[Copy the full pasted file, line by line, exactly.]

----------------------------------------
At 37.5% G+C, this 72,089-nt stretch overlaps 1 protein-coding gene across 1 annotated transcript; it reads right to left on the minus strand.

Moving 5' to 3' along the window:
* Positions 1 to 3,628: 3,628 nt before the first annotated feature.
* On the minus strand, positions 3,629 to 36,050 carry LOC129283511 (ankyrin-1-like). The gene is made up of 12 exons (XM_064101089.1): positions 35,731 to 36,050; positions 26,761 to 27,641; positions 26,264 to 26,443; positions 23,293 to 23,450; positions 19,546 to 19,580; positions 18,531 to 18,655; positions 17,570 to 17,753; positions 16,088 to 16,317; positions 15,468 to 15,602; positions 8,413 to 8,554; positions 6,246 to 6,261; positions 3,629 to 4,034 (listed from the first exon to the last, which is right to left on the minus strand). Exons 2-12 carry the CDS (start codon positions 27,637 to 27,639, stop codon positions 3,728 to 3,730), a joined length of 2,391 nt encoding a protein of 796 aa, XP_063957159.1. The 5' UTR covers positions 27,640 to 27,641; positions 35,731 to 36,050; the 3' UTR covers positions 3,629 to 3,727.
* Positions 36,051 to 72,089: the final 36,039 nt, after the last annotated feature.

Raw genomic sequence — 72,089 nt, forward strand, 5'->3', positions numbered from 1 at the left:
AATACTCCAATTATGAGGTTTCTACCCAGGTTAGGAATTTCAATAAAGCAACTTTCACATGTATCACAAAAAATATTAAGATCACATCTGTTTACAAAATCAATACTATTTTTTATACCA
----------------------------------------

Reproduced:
At 37.5% G+C, this 72,089-nt stretch overlaps 1 protein-coding gene across 1 annotated transcript; it reads right to left on the minus strand.

Moving 5' to 3' along the window:
* Positions 1 to 3,628: 3,628 nt before the first annotated feature.
* On the minus strand, positions 3,629 to 36,050 carry LOC129283511 (ankyrin-1-like). The gene is made up of 12 exons (XM_064101089.1): positions 35,731 to 36,050; positions 26,761 to 27,641; positions 26,264 to 26,443; positions 23,293 to 23,450; positions 19,546 to 19,580; positions 18,531 to 18,655; positions 17,570 to 17,753; positions 16,088 to 16,317; positions 15,468 to 15,602; positions 8,413 to 8,554; positions 6,246 to 6,261; positions 3,629 to 4,034 (listed from the first exon to the last, which is right to left on the minus strand). Exons 2-12 carry the CDS (start codon positions 27,637 to 27,639, stop codon positions 3,728 to 3,730), a joined length of 2,391 nt encoding a protein of 796 aa, XP_063957159.1. The 5' UTR covers positions 27,640 to 27,641; positions 35,731 to 36,050; the 3' UTR covers positions 3,629 to 3,727.
* Positions 36,051 to 72,089: the final 36,039 nt, after the last annotated feature.

Raw genomic sequence — 72,089 nt, forward strand, 5'->3', positions numbered from 1 at the left:
AATACTCCAATTATGAGGTTTCTACCCAGGTTAGGAATTTCAATAAAGCAACTTTCACATGTATCACAAAAAATATTAAGATCACATCTGTTTACAAAATCAATACTATTTTTTATACCA